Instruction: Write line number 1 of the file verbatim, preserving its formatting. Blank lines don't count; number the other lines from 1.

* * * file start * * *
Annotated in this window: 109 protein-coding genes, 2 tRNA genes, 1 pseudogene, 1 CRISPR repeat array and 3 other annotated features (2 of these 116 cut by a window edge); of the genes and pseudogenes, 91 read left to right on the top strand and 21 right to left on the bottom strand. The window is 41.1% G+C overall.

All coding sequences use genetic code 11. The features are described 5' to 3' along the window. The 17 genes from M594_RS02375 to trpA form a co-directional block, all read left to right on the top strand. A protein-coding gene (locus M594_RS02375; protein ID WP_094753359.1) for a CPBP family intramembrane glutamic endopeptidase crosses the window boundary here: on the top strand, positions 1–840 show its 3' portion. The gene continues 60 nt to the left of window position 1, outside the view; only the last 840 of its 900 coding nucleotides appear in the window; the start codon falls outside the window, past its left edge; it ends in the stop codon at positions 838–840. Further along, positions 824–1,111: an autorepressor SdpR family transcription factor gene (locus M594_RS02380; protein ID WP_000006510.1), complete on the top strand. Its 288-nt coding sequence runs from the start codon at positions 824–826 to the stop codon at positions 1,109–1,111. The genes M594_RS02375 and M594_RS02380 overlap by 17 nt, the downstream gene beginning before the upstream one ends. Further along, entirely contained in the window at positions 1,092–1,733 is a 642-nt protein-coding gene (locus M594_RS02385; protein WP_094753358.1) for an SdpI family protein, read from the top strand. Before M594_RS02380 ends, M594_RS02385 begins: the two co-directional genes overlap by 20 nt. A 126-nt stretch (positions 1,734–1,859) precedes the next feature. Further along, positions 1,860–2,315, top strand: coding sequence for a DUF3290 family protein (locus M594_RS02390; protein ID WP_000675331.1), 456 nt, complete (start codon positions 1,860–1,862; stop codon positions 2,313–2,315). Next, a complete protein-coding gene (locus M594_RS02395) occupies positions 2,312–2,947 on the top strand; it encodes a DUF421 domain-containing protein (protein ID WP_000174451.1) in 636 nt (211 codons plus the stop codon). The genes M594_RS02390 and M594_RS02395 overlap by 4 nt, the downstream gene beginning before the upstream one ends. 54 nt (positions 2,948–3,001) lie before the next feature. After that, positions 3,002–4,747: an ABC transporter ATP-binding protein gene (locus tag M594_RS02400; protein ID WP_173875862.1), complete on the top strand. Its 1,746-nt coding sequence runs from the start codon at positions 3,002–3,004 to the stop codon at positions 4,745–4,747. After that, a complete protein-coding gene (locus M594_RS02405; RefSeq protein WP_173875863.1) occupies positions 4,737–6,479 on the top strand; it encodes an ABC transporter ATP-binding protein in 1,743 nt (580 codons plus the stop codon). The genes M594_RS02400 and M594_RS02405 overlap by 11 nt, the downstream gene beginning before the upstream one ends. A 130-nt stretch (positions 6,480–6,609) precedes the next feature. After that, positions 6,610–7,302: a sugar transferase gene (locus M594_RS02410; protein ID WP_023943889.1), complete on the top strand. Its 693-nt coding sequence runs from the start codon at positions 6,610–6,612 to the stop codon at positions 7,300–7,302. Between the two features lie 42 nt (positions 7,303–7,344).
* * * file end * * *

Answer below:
Annotated in this window: 109 protein-coding genes, 2 tRNA genes, 1 pseudogene, 1 CRISPR repeat array and 3 other annotated features (2 of these 116 cut by a window edge); of the genes and pseudogenes, 91 read left to right on the top strand and 21 right to left on the bottom strand. The window is 41.1% G+C overall.